Rhymes says FIERCE helped her socially and financially, while also helping her build a relationship with her daughter and to connect with other parents who have been through what she has.

“It helped my whole lifestyle,” Rhymes said.

Allyson Jones, the board chair of the organization, says the first time she saw FIERCE making a difference in someone’s life was at one of their Christmas events, where they provided gifts to many families in need.

“A mother broke down in tears, saying ‘Thank you, I’m glad that I not only can provide my sons with gifts, but with skills that can help my family,’” Jones said.

FIERCE is funded by individual donations through social media and by direct help from Arielle and her family.

“Its really great to say that we’ve been doing things for girls since 2012 and we’ve never had a large grant,” Johnson says, “just imagine what we can do when we finally have real funding.”

Detroit City FC Tryouts

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Sports photography is the most difficult project I have worked on so far. From indoor arenas with horrible lighting to players moving too fast for me to capture that special shot, I prefer to maybe shoot more stationary people. But all in all, I would do it again. I found it challenging to take in the timing of it all. Players will make that special shot when you never expect it and I was always waiting for it, only to miss it and be disappointed. As the game went on I got better about sooting multiple photos at once during a climatic play. I enjoyed being out there in the middle of it all and feeling like I captured moments that others did not.

Take a look at my 10 best photos

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During the camera controls unit in my photojournalism class I not only learned about aperture, ISO, shutter speed and white balance, but that my (boyfriend’s) camera is a monster from a nightmare that I’m finally not scared of anymore…or so I think.

Working a camera manually is one of the most rewarding challenges I could have taken on.

While working more and more with my camera I noticed that it really comes down to just four controls: white balance, shutter speed, f-stop (aperture) and ISO.

ISO is the absolute first thing you should set on your camera before shooting. It measures your camera’s sensitivity to light. The lower the number the less sensitive your camera will be to light and the higher the number the more sensitive your camera will be. For example, when I’m shooting outside on a sunny day, I usually will set my ISO to 200-400, but if I’m inside in a dim setting I’ll set it much higher.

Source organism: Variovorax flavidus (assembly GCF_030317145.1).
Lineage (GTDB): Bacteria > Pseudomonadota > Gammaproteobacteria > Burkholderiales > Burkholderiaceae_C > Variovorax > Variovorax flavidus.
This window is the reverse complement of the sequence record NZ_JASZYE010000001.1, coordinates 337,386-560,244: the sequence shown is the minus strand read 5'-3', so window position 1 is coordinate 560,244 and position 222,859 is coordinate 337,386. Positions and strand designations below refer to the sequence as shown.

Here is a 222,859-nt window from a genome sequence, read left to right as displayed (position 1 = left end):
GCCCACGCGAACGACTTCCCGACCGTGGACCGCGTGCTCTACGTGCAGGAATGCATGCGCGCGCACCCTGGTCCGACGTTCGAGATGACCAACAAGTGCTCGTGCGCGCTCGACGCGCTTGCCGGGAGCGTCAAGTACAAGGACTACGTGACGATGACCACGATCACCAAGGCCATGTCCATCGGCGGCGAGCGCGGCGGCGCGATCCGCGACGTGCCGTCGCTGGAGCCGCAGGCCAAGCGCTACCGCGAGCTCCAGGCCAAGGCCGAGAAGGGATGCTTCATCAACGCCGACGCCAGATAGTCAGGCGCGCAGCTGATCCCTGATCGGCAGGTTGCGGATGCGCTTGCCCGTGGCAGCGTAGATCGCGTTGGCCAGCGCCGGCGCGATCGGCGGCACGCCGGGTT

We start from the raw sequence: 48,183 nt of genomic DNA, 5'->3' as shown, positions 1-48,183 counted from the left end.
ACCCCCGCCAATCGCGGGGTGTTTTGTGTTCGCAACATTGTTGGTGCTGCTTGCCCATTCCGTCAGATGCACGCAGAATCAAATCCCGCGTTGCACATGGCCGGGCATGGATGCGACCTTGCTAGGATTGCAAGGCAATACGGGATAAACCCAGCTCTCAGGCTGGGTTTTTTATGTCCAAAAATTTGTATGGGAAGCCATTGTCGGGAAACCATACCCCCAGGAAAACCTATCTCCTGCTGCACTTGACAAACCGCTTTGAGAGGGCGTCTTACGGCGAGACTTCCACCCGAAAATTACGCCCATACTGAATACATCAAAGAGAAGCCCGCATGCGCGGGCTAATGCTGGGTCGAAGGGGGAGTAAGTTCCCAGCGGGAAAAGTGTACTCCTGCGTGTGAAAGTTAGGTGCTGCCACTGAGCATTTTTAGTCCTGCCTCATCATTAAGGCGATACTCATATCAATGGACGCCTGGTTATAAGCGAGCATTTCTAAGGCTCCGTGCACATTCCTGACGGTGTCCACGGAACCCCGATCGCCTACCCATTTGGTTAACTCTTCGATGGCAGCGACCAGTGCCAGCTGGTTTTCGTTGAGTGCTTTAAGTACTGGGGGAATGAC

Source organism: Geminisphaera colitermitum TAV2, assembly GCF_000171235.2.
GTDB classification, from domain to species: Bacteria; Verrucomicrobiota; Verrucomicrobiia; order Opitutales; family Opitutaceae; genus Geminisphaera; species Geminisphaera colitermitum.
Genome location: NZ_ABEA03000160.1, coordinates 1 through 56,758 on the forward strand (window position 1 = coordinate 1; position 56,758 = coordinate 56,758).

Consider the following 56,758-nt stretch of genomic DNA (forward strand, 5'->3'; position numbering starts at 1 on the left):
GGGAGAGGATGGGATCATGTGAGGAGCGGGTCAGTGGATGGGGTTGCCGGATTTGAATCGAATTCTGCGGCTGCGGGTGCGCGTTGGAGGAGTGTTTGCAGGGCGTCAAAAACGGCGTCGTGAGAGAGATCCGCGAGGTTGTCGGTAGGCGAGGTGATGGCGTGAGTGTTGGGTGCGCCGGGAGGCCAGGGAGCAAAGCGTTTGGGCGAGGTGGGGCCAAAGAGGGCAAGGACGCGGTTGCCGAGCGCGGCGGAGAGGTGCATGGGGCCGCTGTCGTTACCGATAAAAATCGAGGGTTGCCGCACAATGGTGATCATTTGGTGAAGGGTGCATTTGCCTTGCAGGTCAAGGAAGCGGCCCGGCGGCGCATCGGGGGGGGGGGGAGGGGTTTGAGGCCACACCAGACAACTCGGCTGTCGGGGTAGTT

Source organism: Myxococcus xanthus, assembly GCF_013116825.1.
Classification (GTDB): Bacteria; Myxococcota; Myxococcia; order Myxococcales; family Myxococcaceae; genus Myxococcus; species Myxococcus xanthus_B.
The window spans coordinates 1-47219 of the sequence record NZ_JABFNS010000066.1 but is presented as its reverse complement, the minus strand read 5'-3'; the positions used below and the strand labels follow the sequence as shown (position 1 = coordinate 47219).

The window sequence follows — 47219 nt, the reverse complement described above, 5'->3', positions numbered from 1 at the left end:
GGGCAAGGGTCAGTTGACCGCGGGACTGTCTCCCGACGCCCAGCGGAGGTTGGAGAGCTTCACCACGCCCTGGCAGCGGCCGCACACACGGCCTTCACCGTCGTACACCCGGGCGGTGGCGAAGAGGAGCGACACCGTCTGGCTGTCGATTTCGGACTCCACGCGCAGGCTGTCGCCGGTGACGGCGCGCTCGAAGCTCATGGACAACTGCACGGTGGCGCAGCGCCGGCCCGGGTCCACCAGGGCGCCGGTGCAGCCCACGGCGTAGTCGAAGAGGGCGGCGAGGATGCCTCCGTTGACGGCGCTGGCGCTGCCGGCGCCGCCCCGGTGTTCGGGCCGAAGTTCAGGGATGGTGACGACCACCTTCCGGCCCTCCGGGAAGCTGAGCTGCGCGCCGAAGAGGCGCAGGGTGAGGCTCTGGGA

Shutter speed is the next factor you can set. It controls how long your shutter opens and closes. So, the larger the number you set it to, then your camera can take a photo of an object in action without blur. If it’s at a lower number, like 1/60 (of a second) then you might want to use a tripod because your photo will turn out very blurry since your hands might start shaking at such a slow speed. Also, since shutter speed helps take action shots, here are the three main shots: panned, stopped and blurred. Panned action is when an object in motion is clear and the background is blurry. Stopped action is when the object in motion and the background are both clear. Lastly, blurred action is when the object in motion is blurred and the background is clear.

The next control you set is the f-stop, also known as aperture. It’s how much light is let into your camera. For example, if you set your aperture to 2.8, there is going to be a big opening so the most light can get in, which also creates a shallow depth of field, where the object closest to the lens is in focus and the rest is blurred out. But, if you set your aperture to 16, that will make the opening much smaller so less light can be let in, creating a wide depth of field, which means everything is in focus.

The last control you will set is white balance. To do this, first evaluate the light where you are planning on shooting, then set the ISO accordingly. After that, find something grey (since a camera meters the world in 18% grey) and meter that color in your white balance control tool on your camera. Then you’re all set to take that great photo!

Learning about these four controls was a lot to take in, but after practicing them, I now have a full understanding of what they do and how they can make your photo horrible, or a success!